How Tacoma TRD Pro Aims to OutFox Colorado ZR2
Why the sudden fascination with pickups capable of driving really fast across a rocky, dusty desert? Nobody knew we needed any such thing until Ford introduced its wide-fendered, tall-enough-to-need-clearance-lights Raptor. Chevy eventually responded with the dimensionally tidier Colorado ZR2, and now Toyota is taking aim squarely at Chevy (and preemptively at Ford, should it decide to bring the Ranger Raptor here) by redesigning the suspension of its 2019 Tacoma TRD Pro for Baja racing.
Key to each of these trucks’ saguaro-slaloming capabilities is a sophisticated set of name-brand shock absorbers. Chevy made big headlines by utilizing Multimatic spool-valve shocks—a technology previously utilized primarily on cars that race on paved circuits. Toyota (and Ford) chose to go with a more typical supplier of off-road racing dampers—Fox Shox. What they all strive to do is provide comfy, cushy ride quality over the sorts of small bumps one finds on paved roads, while ramping up the damping rates as the speed and size of the bump events increases to keep the suspension from bottoming out harshly, which can cause serious damage. Fox does this using internal bypass passages that provide position-dependent damping-rate variability.
Here’s how the Fox Shox work on the Tacoma: As the 1.8-inch-diameter piston moves up and down through its range of travel (which is increased by 0.7 inch in front, 0.8 inch in back relative to base and TRD Off Road Tacomas) various different orifices are exposed for the oil to travel through. Each provides a different damping rate. The front shocks feature five jounce and three rebound zones; the rears provide seven jounce and four rebound rates. The lightest damping rate near the center of the shock’s travel promises noticeably smoother on-road ride relative to the previous model’s simpler Bilstein shocks and relative to the base Tacoma shocks. The rear shocks also feature 2-inch “piggyback” external reservoirs that serve to increase the volume of hydraulic oil and thereby keep all the oil cooler during prolonged desert running. One downside of the Fox design—its position-dependent nature means that adding aftermarket lift kits and so forth without replacing the shocks could drastically alter the truck’s driving dynamics.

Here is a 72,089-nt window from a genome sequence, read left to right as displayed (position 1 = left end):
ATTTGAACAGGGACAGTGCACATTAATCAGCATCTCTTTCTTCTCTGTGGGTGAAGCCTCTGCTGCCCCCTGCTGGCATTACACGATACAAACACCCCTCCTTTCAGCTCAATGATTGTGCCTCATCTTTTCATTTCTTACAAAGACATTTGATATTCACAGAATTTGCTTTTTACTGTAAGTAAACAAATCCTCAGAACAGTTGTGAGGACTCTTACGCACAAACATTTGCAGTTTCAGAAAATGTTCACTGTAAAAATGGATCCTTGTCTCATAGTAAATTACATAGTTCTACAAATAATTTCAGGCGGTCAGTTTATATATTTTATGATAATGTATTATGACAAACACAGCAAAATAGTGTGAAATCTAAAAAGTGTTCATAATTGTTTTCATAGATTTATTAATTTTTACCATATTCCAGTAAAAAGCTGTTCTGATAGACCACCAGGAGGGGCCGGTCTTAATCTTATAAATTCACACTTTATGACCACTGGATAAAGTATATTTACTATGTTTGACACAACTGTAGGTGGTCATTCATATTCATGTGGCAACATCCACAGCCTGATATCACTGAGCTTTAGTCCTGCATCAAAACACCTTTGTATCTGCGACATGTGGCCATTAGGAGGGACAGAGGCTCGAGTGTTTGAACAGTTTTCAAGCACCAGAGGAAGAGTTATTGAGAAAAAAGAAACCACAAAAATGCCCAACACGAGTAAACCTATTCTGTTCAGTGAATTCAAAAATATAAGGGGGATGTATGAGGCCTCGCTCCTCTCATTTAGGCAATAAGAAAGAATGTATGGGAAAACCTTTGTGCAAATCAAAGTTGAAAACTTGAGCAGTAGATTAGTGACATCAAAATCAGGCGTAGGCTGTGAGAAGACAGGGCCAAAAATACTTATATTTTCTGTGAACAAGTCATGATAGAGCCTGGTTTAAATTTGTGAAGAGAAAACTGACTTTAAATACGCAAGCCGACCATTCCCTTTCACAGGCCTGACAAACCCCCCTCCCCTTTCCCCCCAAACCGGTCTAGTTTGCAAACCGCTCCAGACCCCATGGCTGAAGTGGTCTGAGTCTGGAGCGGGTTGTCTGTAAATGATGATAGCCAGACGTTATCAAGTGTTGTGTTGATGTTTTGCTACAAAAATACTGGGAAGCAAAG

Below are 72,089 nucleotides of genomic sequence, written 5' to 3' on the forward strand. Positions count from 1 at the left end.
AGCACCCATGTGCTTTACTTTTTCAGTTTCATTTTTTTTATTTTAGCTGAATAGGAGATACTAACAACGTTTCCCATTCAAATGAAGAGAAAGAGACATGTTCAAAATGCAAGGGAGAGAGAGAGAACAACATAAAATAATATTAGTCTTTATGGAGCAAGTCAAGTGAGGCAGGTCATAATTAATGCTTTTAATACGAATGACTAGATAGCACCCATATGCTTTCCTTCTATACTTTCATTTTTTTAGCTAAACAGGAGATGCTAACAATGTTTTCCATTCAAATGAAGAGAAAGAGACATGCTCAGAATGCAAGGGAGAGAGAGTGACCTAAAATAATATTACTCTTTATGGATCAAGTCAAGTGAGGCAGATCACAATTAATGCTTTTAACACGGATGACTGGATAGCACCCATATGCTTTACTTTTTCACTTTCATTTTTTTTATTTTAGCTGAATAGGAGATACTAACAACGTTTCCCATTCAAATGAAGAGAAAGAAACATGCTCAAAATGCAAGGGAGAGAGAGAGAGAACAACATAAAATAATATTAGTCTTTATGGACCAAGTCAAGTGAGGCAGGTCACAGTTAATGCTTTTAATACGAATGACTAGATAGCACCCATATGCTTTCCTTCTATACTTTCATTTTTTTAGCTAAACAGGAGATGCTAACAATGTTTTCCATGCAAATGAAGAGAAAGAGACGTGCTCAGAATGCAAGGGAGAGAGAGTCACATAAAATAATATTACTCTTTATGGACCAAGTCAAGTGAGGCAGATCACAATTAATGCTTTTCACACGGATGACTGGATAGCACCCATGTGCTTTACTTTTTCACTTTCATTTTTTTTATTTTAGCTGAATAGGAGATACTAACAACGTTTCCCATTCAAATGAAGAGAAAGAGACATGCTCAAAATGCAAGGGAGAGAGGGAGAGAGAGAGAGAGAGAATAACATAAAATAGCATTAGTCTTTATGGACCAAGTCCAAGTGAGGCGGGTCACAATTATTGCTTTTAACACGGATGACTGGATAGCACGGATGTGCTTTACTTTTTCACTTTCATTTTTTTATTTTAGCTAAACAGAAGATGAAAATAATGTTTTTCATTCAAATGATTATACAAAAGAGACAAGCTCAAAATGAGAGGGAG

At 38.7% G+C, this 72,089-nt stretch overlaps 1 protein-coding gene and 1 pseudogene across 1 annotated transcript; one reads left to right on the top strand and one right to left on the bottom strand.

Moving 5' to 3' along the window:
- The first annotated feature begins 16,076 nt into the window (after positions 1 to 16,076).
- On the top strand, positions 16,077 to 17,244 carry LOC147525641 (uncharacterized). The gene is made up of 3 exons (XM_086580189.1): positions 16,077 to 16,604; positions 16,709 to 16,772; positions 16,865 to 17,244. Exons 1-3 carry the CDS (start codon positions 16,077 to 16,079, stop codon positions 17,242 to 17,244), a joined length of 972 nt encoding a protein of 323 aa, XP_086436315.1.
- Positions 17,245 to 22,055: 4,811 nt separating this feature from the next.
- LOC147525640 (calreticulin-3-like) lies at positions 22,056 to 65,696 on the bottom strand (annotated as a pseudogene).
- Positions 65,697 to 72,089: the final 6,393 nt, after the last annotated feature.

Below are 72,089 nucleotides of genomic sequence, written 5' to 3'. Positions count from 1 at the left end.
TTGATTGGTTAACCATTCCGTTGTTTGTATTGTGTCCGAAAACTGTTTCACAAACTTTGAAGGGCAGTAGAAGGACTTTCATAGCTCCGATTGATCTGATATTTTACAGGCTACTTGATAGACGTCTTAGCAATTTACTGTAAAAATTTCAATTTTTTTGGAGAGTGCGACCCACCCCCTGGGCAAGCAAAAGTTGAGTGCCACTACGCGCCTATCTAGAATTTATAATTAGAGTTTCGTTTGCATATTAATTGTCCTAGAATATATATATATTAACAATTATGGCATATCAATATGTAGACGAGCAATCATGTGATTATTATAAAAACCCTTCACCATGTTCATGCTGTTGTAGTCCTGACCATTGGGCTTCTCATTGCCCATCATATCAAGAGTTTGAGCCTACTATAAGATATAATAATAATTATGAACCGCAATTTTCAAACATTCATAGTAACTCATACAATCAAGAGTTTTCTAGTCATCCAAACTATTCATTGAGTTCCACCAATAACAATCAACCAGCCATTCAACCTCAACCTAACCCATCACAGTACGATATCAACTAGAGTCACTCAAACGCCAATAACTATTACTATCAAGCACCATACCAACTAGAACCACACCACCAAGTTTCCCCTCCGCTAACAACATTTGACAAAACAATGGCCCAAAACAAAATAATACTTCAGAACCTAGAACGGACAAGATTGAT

Instead of tubes, orifices, and springy shim packs, Multimatic shocks send oil through spool valves that move inside sleeves, at a rate controlled by a spring. These valves and sleeves each have orifices laser-cut in them for oil to flow through, and by using computational fluid dynamics to precisely design the size and shape of these orifices, Multimatic claims that nearly any force/damping curve an engineer desires can be delivered with high accuracy and vastly less iterative development work than is typically required when developing shimmed-orifice shocks. Each Colorado shock uses three spool valves. This design tends to be pretty expensive.
Before we take the Tacoma for a spin, let’s run through the rest of its 2019 upgrades, which include new front springs that add 1 inch of ride height, a larger front anti-roll bar—1.2 versus 1.1 inch diameter (still hollow), progressive-rate off-road leaf springs out back that allow more jounce travel on rough terrain, and 16-inch TRD Pro wheels that add an inch of track width front and rear. (Note that the stiffer front bar is designed to make the truck more eager to rotate and hence more fun to drive on and off road at some tiny expense of its rock-crawling articulation.) There’s also a snortier cat-back exhaust with a black-chrome tip and a new Desert Air Intake that keeps the engine breathing cleaner, less dusty air from above the windshield. Neither the intake nor the exhaust alters the output of the 278-hp V-6. Rigid Industries LED foglamps brighten nighttime trail rides, and a TRD Pro–badged quarter-inch-thick front skidplate is strong enough to be used to jack up the vehicle. New standard equipment includes a moonroof and the Entune Premium JBL audio system. All these upgrades increase the price by just $940 USD (with the manual) or $1,645 USD (automatic).